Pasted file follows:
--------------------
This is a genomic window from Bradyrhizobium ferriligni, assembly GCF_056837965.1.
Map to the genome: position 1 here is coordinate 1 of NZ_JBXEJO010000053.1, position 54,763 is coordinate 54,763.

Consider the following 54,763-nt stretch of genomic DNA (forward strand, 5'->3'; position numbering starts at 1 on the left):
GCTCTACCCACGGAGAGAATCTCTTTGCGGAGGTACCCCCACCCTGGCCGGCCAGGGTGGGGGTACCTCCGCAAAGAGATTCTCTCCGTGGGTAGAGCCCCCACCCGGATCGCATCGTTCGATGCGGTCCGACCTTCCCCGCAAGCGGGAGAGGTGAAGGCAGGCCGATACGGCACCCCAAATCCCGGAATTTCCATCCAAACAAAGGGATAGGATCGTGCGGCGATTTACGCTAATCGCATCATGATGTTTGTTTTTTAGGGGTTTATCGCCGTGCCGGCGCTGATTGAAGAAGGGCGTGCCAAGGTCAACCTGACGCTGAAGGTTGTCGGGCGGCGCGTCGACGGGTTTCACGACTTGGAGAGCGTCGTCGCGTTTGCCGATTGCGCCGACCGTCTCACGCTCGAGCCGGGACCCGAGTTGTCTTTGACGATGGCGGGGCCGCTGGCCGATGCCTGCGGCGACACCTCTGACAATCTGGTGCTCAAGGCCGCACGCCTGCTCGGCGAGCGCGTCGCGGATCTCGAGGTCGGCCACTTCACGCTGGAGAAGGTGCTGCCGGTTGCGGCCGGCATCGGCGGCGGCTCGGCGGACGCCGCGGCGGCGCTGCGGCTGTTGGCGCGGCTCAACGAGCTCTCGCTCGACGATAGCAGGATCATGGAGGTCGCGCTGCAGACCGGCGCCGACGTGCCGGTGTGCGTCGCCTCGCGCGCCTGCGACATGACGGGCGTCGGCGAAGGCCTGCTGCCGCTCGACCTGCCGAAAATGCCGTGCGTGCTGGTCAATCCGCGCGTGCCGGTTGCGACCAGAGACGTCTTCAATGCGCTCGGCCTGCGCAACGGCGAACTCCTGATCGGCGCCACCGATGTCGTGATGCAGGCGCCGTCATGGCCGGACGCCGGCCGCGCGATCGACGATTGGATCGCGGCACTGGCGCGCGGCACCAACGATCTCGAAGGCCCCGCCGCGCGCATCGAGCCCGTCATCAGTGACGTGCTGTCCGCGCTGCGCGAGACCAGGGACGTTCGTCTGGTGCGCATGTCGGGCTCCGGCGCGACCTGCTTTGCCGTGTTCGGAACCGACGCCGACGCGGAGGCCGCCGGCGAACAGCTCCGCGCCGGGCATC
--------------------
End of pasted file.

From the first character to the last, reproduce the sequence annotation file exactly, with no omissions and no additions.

This is a genomic window from Bradyrhizobium ferriligni, assembly GCF_056837965.1.
Map to the genome: position 1 here is coordinate 1 of NZ_JBXEJO010000053.1, position 54,763 is coordinate 54,763.

Consider the following 54,763-nt stretch of genomic DNA (forward strand, 5'->3'; position numbering starts at 1 on the left):
GCTCTACCCACGGAGAGAATCTCTTTGCGGAGGTACCCCCACCCTGGCCGGCCAGGGTGGGGGTACCTCCGCAAAGAGATTCTCTCCGTGGGTAGAGCCCCCACCCGGATCGCATCGTTCGATGCGGTCCGACCTTCCCCGCAAGCGGGAGAGGTGAAGGCAGGCCGATACGGCACCCCAAATCCCGGAATTTCCATCCAAACAAAGGGATAGGATCGTGCGGCGATTTACGCTAATCGCATCATGATGTTTGTTTTTTAGGGGTTTATCGCCGTGCCGGCGCTGATTGAAGAAGGGCGTGCCAAGGTCAACCTGACGCTGAAGGTTGTCGGGCGGCGCGTCGACGGGTTTCACGACTTGGAGAGCGTCGTCGCGTTTGCCGATTGCGCCGACCGTCTCACGCTCGAGCCGGGACCCGAGTTGTCTTTGACGATGGCGGGGCCGCTGGCCGATGCCTGCGGCGACACCTCTGACAATCTGGTGCTCAAGGCCGCACGCCTGCTCGGCGAGCGCGTCGCGGATCTCGAGGTCGGCCACTTCACGCTGGAGAAGGTGCTGCCGGTTGCGGCCGGCATCGGCGGCGGCTCGGCGGACGCCGCGGCGGCGCTGCGGCTGTTGGCGCGGCTCAACGAGCTCTCGCTCGACGATAGCAGGATCATGGAGGTCGCGCTGCAGACCGGCGCCGACGTGCCGGTGTGCGTCGCCTCGCGCGCCTGCGACATGACGGGCGTCGGCGAAGGCCTGCTGCCGCTCGACCTGCCGAAAATGCCGTGCGTGCTGGTCAATCCGCGCGTGCCGGTTGCGACCAGAGACGTCTTCAATGCGCTCGGCCTGCGCAACGGCGAACTCCTGATCGGCGCCACCGATGTCGTGATGCAGGCGCCGTCATGGCCGGACGCCGGCCGCGCGATCGACGATTGGATCGCGGCACTGGCGCGCGGCACCAACGATCTCGAAGGCCCCGCCGCGCGCATCGAGCCCGTCATCAGTGACGTGCTGTCCGCGCTGCGCGAGACCAGGGACGTTCGTCTGGTGCGCATGTCGGGCTCCGGCGCGACCTGCTTTGCCGTGTTCGGAACCGACGCCGACGCGGAGGCCGCCGGCGAACAGCTCCGCGCCGGGCATC